Hypoxia, a condition of low dissolved oxygen concentration, is a widespread problem in marine and freshwater ecosystems. To date, prevention and mitigation of hypoxia has centered on nutrient reduction to prevent eutrophication. However, nutrient reduction is often slow and sometimes insufficient to remedy hypoxia. We investigate the utility of a complementary strategy of pumping oxygenated surface water to depth, termed induced downwelling, as a technique to remedy hypoxia in the bottom water of marine and freshwater ecosystems. We introduce simple energy-based models and apply them to depth profiles in hypoxic estuaries, lakes, and freshwater reservoirs. Our models indicate that induced downwelling may be ~3 to 102 times more efficient than bubbling air, and 104 to 106 times more efficient than fountain aerators, at oxygenating hypoxic bottom waters. A proof-of-concept downwelling field experiment highlighted potential advantages and shortcomings. We estimate that regional-scale downwelling for continual hypoxia avoidance would require 0.4 to 4 megawatts per cubic kilometer of water (depending on local conditions), or 50 to 500 US dollars per hour per cubic kilometer of water (assuming 125 USD MWh−1 of electricity). Many potential side effects of downwelling are discussed, each of which would need to be explored and assessed before implementation. Downwelling does not replace nutrient management strategies, but under some circumstances may provide an efficient means to augment these strategies.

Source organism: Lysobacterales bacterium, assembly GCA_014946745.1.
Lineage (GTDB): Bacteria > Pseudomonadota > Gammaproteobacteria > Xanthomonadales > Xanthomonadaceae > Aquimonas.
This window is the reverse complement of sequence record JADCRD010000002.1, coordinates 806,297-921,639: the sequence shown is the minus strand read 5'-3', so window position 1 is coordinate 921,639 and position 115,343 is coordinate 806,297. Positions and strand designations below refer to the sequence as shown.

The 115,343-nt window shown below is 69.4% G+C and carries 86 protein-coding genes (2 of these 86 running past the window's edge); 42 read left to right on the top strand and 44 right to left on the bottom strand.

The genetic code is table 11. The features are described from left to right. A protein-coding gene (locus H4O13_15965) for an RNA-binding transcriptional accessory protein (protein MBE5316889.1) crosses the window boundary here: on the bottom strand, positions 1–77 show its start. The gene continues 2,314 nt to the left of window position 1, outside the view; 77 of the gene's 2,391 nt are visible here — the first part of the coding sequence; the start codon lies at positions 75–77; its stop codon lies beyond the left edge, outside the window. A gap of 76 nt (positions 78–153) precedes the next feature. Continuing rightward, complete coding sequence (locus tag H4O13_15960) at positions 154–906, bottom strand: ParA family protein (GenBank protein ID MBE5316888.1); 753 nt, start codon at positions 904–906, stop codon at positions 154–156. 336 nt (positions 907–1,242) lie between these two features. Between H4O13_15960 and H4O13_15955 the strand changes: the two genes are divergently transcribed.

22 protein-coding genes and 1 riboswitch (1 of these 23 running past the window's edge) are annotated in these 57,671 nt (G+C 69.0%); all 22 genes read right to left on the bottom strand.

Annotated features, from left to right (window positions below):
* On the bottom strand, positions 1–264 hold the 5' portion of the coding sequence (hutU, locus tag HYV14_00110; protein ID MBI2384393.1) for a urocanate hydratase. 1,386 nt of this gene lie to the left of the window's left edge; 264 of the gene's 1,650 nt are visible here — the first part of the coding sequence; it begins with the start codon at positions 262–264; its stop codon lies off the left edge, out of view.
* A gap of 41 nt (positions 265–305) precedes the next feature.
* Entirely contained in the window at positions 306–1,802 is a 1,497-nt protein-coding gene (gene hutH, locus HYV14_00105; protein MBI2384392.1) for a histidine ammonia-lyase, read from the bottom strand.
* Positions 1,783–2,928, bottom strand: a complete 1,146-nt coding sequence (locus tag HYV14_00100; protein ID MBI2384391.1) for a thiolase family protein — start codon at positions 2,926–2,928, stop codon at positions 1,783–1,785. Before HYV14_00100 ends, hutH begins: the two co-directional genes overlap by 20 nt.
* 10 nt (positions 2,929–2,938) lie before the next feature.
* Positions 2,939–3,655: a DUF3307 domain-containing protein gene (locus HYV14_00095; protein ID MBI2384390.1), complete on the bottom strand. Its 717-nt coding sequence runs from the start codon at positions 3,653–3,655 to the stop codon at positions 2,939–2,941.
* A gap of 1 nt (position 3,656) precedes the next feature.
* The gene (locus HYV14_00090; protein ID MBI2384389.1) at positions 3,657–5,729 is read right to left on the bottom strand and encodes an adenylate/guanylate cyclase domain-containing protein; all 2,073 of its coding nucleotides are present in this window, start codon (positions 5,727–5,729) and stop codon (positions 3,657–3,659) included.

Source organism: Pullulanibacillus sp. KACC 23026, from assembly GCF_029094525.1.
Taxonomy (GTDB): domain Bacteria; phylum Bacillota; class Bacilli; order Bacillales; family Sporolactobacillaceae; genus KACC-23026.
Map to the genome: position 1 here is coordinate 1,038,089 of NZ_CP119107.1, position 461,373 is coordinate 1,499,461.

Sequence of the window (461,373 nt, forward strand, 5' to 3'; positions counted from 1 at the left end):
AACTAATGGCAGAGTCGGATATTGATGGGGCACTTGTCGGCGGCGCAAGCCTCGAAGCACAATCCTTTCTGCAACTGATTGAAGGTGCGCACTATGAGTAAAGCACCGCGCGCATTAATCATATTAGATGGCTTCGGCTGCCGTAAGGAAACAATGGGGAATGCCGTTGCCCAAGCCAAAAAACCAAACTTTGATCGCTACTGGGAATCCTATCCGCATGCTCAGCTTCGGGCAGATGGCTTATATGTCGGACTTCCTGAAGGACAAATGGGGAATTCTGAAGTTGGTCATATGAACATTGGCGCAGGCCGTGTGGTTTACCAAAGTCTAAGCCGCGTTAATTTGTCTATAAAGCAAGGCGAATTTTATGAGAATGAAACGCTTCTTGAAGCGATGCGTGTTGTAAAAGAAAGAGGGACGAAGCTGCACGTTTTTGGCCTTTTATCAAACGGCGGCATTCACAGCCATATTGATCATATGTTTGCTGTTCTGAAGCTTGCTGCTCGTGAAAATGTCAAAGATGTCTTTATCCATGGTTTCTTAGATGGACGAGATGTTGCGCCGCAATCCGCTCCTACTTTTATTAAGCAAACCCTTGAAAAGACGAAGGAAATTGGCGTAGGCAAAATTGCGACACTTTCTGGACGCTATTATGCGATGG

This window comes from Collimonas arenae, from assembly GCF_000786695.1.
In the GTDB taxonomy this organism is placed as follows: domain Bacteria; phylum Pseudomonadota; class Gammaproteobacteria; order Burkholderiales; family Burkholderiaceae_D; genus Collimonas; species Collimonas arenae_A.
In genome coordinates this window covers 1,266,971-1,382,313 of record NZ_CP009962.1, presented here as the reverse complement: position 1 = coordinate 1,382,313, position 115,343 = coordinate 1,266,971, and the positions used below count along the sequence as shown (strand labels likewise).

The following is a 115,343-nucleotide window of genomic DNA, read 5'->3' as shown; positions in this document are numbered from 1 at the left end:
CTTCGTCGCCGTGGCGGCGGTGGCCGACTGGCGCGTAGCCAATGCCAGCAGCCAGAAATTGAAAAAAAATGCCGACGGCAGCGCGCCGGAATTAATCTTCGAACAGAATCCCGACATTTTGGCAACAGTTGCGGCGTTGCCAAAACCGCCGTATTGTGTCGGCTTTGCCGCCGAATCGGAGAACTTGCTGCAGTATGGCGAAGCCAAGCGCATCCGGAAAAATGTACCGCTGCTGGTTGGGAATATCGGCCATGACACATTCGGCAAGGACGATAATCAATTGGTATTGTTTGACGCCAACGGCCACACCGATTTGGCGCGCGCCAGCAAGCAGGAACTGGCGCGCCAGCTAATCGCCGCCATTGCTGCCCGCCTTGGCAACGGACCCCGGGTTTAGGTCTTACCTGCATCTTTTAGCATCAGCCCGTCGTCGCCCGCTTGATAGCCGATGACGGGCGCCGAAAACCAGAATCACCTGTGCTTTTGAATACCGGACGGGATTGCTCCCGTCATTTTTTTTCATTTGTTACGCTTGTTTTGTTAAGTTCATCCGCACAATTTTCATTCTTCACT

- Dissolved oxygen
- Environmental engineering